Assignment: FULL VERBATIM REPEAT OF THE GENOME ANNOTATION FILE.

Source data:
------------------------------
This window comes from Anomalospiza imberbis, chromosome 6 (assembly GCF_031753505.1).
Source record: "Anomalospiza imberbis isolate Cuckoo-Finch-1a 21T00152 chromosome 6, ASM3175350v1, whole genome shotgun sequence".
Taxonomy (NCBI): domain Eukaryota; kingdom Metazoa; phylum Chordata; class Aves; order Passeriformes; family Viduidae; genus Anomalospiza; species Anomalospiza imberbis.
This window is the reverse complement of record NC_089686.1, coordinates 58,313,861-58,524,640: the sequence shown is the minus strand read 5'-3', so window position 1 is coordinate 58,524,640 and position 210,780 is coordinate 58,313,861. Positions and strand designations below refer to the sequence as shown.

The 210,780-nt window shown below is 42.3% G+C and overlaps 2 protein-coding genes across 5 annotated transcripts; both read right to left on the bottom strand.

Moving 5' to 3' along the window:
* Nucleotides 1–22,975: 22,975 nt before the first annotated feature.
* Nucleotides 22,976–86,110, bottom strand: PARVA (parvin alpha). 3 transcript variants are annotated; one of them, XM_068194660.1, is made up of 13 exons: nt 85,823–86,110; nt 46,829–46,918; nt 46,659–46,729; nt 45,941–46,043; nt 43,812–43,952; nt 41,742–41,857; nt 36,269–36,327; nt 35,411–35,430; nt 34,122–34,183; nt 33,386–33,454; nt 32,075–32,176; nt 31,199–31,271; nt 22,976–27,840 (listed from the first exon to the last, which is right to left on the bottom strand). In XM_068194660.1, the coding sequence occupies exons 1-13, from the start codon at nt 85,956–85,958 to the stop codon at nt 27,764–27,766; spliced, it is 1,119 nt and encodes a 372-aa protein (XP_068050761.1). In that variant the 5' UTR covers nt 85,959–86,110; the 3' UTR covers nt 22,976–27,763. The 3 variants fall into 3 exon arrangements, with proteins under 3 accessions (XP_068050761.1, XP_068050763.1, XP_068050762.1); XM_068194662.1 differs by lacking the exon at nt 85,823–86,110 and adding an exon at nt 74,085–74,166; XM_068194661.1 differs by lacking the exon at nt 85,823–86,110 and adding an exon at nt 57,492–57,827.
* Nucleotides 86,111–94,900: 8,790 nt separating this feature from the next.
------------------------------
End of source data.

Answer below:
This window comes from Anomalospiza imberbis, chromosome 6 (assembly GCF_031753505.1).
Source record: "Anomalospiza imberbis isolate Cuckoo-Finch-1a 21T00152 chromosome 6, ASM3175350v1, whole genome shotgun sequence".
Taxonomy (NCBI): domain Eukaryota; kingdom Metazoa; phylum Chordata; class Aves; order Passeriformes; family Viduidae; genus Anomalospiza; species Anomalospiza imberbis.
This window is the reverse complement of record NC_089686.1, coordinates 58,313,861-58,524,640: the sequence shown is the minus strand read 5'-3', so window position 1 is coordinate 58,524,640 and position 210,780 is coordinate 58,313,861. Positions and strand designations below refer to the sequence as shown.

The 210,780-nt window shown below is 42.3% G+C and overlaps 2 protein-coding genes across 5 annotated transcripts; both read right to left on the bottom strand.

Moving 5' to 3' along the window:
* Nucleotides 1–22,975: 22,975 nt before the first annotated feature.
* Nucleotides 22,976–86,110, bottom strand: PARVA (parvin alpha). 3 transcript variants are annotated; one of them, XM_068194660.1, is made up of 13 exons: nt 85,823–86,110; nt 46,829–46,918; nt 46,659–46,729; nt 45,941–46,043; nt 43,812–43,952; nt 41,742–41,857; nt 36,269–36,327; nt 35,411–35,430; nt 34,122–34,183; nt 33,386–33,454; nt 32,075–32,176; nt 31,199–31,271; nt 22,976–27,840 (listed from the first exon to the last, which is right to left on the bottom strand). In XM_068194660.1, the coding sequence occupies exons 1-13, from the start codon at nt 85,956–85,958 to the stop codon at nt 27,764–27,766; spliced, it is 1,119 nt and encodes a 372-aa protein (XP_068050761.1). In that variant the 5' UTR covers nt 85,959–86,110; the 3' UTR covers nt 22,976–27,763. The 3 variants fall into 3 exon arrangements, with proteins under 3 accessions (XP_068050761.1, XP_068050763.1, XP_068050762.1); XM_068194662.1 differs by lacking the exon at nt 85,823–86,110 and adding an exon at nt 74,085–74,166; XM_068194661.1 differs by lacking the exon at nt 85,823–86,110 and adding an exon at nt 57,492–57,827.
* Nucleotides 86,111–94,900: 8,790 nt separating this feature from the next.